credit history. Being responsible about payments and spending (in the case of credit cards) is
important because these behaviors are reported in a credit report. Signing on as a cosigner
means you are promising to repay the loan if the primary borrower does not. Know what you
are signing up for before signing anything.

Closure
22.	 Discuss the following to review the main content of the lesson:
•	

What is credit? (The granting of money or something of value in exchange for a promise
of future repayment.)

•	

Why do people want credit? (Credit allows people to have things they want now and pay
for them in the future, including big-ticket items, such as a house, car, or education, that
they can’t afford to pay for all at once.)

•	

How do banks and other credit-granting companies decide who gets credit? (Answers
will vary but should include credit reports or credit scores and may jump to specifics such
as paying bills on time.)

•	

What makes up your credit report? (Information about you including your personal data,
credit accounts, payment history, and public records.)

•	

The Equal Credit Opportunity Act of the 1970s made it illegal to refuse credit based on
which characteristics? (Sex, marital status, race, religion, ethnicity, national origin, receipt
of government assistance, or whether the applicant has made a legal complaint about
credit discrimination.)

If you used the optional Extension, also discuss the following:
•	

What does it mean to cosign for a loan? (You promise to pay if the other person does not.)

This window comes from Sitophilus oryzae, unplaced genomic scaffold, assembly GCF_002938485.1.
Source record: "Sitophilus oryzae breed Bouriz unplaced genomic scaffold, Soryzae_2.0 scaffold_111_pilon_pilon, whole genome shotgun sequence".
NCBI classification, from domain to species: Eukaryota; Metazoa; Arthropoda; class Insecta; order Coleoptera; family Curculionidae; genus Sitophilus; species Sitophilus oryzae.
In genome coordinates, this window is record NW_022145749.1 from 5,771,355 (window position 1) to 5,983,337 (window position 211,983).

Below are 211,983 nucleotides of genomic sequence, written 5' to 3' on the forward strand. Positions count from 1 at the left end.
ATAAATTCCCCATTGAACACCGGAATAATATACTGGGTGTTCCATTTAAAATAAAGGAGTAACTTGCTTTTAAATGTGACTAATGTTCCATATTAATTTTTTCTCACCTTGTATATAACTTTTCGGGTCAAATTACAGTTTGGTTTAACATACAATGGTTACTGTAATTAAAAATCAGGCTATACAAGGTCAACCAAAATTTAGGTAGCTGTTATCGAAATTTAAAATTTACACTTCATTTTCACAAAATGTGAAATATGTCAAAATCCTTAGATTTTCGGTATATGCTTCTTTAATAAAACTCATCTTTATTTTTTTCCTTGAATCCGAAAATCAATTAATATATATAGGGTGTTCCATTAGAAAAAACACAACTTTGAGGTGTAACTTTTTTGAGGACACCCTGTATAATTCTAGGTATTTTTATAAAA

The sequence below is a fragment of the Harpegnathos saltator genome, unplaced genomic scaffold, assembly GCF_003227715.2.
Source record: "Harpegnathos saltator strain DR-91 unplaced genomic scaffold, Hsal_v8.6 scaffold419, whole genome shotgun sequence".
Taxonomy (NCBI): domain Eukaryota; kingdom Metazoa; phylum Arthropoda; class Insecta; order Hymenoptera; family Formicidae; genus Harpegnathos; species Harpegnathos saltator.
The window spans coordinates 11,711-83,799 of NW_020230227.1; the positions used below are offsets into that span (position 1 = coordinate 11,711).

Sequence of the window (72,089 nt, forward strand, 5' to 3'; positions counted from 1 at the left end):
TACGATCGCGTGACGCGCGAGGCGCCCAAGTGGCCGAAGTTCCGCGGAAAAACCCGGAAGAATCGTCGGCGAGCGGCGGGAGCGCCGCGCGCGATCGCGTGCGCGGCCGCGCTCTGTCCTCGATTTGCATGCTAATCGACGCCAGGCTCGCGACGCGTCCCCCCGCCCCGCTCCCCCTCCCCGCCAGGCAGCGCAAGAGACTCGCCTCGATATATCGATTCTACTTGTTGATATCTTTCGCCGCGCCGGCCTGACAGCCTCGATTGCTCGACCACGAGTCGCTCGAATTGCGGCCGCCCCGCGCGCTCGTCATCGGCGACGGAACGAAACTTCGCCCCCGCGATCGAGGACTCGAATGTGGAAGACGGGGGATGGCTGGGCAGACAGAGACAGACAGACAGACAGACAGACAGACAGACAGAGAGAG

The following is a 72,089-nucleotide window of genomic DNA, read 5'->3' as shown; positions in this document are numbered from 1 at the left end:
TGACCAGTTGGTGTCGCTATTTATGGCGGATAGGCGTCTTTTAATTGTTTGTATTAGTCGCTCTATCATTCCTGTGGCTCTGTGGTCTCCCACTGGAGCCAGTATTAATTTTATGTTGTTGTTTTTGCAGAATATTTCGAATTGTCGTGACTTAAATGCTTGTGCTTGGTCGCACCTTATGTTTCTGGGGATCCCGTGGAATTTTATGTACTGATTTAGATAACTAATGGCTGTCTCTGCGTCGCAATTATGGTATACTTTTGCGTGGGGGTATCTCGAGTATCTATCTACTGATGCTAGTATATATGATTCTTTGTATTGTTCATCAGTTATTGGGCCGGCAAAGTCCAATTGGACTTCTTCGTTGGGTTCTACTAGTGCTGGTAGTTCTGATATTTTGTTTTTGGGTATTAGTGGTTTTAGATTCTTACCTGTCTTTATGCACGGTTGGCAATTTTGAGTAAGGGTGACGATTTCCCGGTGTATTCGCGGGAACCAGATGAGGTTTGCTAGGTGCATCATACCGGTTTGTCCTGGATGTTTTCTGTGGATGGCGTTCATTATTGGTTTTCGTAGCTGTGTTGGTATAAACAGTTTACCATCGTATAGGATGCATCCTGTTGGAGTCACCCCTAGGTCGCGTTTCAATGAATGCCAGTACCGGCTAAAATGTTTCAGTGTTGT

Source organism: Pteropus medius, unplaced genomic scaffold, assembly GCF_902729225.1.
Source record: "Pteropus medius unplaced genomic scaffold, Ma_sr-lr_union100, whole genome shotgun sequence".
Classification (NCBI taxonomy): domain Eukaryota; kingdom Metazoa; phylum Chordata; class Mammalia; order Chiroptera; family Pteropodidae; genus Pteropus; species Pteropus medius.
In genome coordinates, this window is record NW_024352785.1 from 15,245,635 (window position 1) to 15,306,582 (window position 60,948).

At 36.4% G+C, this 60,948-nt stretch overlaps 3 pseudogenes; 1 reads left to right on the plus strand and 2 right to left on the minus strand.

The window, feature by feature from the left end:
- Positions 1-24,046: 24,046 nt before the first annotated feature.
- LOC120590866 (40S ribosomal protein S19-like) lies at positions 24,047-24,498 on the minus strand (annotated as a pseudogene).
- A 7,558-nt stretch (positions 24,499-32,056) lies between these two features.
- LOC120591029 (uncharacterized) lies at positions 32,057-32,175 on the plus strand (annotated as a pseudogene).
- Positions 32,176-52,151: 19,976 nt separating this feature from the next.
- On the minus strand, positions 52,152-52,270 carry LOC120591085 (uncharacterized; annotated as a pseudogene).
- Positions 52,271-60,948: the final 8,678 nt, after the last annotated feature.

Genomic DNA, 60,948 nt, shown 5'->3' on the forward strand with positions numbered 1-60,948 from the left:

•	

What are potentially good and bad outcomes of cosigning? (Answers will vary but may
include the following: A good outcome is that the primary borrow gets a loan that would
be otherwise unattainable; a bad outcome is that the primary borrower fails to pay and
the cosigner is stuck with the debt.)

Assessment
23.	 Distribute a copy of Handout 4: Assessment to each student, including page 2 of the
handout only if you used the extension. Allow time for students to work.

© 2018, Federal Reserve Bank of St. Louis. Permission is granted to reprint or photocopy this lesson in its entirety for educational purposes,
provided the user credits the Federal Reserve Bank of St. Louis, www.stlouisfed.org/education.	

7

Credit History and Equal Opportunity

Visual 1: Your Credit History

Personal data
Name
Birthdate

Accounts
Types of accounts

Payment history
Public records

Addresses

Amounts owed

Payment habits

Employers

Credit ratio

Late payments

Bankruptcies

Age of accounts

Defaults

Judgments
Tax liens

© 2018, Federal Reserve Bank of St. Louis. Permission is granted to reprint or photocopy this lesson in its entirety for educational purposes,
provided the user credits the Federal Reserve Bank of St. Louis, www.stlouisfed.org/education.	

8

Credit History and Equal Opportunity

Visual 2: Excerpts